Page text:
Listen to an American veteran of the war in Afghanistan.
Often, since coming home, I’ve had strangers tell me they can’t imagine what I went through. These comments are always made with kindness, with deference and sympathy; but I have always found them disempowering. If somebody can’t imagine what I went through, it means I’ve had experiences that have changed me and yet have made part of me fundamentally unknowable, even inaccessible, and disconnected from the person I was before. If that’s the case, it means I never truly get to return home: I am forever cut off from the person I was before these wars.
Why do we build these memorials anyway? We do it to honor the dead, of course. We do it so veterans and their families will have a place to gather and remember. But there’s something else, a less obvious reason but one I would say is most important. If a memorial is effective, if it’s done well, anyone should be able to stand in front of it and, staring up, feel something of what I felt when my friend J.P. Blecksmith, 24, from Pasadena was killed by a sniper in Fallujah on Veterans Day, 2004, or when Garrett Lawton, his wife and two young sons back home in North Carolina, was killed by an IED in Herat Province, Afghanistan. If civilians can feel that ache — even a fraction of it — they might start to imagine what it was like for us. And if they can imagine that, we come home.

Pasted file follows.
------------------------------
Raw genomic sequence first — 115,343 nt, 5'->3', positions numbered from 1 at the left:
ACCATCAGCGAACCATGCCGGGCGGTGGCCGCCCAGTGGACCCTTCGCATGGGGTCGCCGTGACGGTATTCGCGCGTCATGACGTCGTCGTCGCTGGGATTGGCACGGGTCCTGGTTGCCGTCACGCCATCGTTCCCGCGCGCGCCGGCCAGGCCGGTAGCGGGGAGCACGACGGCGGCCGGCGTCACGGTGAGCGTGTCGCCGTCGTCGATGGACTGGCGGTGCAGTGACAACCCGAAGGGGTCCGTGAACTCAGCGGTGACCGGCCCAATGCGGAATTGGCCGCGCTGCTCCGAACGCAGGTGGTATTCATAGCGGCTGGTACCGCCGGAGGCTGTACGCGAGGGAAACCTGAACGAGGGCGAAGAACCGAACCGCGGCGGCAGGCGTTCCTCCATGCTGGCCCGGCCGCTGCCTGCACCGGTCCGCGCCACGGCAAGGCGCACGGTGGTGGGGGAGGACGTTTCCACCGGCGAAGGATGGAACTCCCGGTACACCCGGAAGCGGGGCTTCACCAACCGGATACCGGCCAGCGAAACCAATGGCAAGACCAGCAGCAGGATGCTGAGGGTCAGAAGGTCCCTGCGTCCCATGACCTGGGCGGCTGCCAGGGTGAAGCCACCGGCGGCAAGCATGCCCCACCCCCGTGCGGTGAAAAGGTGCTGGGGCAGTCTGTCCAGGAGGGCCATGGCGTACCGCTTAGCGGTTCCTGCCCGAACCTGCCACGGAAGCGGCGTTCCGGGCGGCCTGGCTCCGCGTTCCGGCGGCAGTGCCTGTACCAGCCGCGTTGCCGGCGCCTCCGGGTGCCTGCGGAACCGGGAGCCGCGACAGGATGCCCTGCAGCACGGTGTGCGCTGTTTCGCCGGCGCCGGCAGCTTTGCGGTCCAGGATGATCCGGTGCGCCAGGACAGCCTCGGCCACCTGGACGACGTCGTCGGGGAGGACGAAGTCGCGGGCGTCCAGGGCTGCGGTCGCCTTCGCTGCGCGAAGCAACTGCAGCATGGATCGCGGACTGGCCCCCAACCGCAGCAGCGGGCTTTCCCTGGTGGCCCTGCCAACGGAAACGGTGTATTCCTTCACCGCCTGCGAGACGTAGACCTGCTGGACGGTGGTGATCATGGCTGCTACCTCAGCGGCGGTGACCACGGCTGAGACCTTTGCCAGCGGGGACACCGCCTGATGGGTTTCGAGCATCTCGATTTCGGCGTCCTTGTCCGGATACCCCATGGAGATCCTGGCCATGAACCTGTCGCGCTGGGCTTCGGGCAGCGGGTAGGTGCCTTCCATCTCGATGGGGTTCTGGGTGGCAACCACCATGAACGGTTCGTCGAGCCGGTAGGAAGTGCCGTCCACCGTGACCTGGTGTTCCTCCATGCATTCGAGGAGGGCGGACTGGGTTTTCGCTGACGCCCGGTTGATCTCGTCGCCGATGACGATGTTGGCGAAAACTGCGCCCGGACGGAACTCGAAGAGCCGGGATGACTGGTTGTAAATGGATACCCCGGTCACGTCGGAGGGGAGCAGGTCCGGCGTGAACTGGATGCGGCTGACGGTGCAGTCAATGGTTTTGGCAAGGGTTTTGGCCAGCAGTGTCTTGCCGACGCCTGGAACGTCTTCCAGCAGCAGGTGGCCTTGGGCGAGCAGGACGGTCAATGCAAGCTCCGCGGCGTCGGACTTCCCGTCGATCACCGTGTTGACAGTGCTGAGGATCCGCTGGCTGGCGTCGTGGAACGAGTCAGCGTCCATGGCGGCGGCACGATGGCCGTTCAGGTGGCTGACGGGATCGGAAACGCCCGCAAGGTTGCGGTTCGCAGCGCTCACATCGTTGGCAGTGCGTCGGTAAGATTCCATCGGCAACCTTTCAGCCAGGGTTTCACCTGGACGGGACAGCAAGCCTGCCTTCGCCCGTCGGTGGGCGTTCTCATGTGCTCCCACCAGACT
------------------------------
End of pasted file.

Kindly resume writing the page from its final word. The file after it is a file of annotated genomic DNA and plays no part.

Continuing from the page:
– War and Remembrance, Elliot Ackerman, Smithsonian Magazine, Jan/Feb 2019 (emphasis added)
That’s a lot to expect of a memorial: That it help any civilian feel even a fraction of the ache that combat veterans feel. Maybe it’s even too much to expect of a memorial.
But here’s the thing: It isn’t too much to expect of me that I try. To expect that I’ll read the stories, watch the interviews and documentaries, and visit the memorials. To expect that I will do what I can to understand. That I will leave myself open to imagining what it was like; to feeling what they felt. Even a fraction of it.
And as with war veterans, so, too, with those who’ve suffered in other ways: Victims of all the things that we do to hurt each other; victims of all the ills that flesh is heir to.
If I don’t turn away, if enough of us don’t turn away, then maybe they can all come home again.